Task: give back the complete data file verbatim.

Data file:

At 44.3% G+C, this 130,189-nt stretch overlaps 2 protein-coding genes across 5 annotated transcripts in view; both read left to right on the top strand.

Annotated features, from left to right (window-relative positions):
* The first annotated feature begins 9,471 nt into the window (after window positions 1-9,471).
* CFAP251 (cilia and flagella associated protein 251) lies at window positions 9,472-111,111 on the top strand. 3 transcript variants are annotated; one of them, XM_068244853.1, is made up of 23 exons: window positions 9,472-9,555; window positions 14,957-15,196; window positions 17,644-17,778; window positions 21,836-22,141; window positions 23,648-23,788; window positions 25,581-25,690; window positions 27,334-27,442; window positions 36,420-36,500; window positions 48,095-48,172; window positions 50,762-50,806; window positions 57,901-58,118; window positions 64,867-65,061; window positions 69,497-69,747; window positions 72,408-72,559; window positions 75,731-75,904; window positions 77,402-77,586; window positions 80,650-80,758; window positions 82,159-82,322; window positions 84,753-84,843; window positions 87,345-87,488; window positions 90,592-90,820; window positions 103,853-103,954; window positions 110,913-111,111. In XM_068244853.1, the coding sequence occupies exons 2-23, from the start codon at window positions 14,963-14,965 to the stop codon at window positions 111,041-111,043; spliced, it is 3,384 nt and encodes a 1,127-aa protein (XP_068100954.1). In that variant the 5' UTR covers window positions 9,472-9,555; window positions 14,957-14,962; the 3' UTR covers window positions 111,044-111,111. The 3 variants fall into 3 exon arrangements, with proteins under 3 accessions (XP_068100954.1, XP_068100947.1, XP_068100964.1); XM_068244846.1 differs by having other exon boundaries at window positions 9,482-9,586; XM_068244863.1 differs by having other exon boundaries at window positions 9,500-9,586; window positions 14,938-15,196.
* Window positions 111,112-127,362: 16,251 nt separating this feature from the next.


At 44.3% G+C, this 130,189-nt stretch overlaps 2 protein-coding genes across 5 annotated transcripts in view; both read left to right on the top strand.

Annotated features, from left to right (window-relative positions):
* The first annotated feature begins 9,471 nt into the window (after window positions 1-9,471).
* CFAP251 (cilia and flagella associated protein 251) lies at window positions 9,472-111,111 on the top strand. 3 transcript variants are annotated; one of them, XM_068244853.1, is made up of 23 exons: window positions 9,472-9,555; window positions 14,957-15,196; window positions 17,644-17,778; window positions 21,836-22,141; window positions 23,648-23,788; window positions 25,581-25,690; window positions 27,334-27,442; window positions 36,420-36,500; window positions 48,095-48,172; window positions 50,762-50,806; window positions 57,901-58,118; window positions 64,867-65,061; window positions 69,497-69,747; window positions 72,408-72,559; window positions 75,731-75,904; window positions 77,402-77,586; window positions 80,650-80,758; window positions 82,159-82,322; window positions 84,753-84,843; window positions 87,345-87,488; window positions 90,592-90,820; window positions 103,853-103,954; window positions 110,913-111,111. In XM_068244853.1, the coding sequence occupies exons 2-23, from the start codon at window positions 14,963-14,965 to the stop codon at window positions 111,041-111,043; spliced, it is 3,384 nt and encodes a 1,127-aa protein (XP_068100954.1). In that variant the 5' UTR covers window positions 9,472-9,555; window positions 14,957-14,962; the 3' UTR covers window positions 111,044-111,111. The 3 variants fall into 3 exon arrangements, with proteins under 3 accessions (XP_068100954.1, XP_068100947.1, XP_068100964.1); XM_068244846.1 differs by having other exon boundaries at window positions 9,482-9,586; XM_068244863.1 differs by having other exon boundaries at window positions 9,500-9,586; window positions 14,938-15,196.
* Window positions 111,112-127,362: 16,251 nt separating this feature from the next.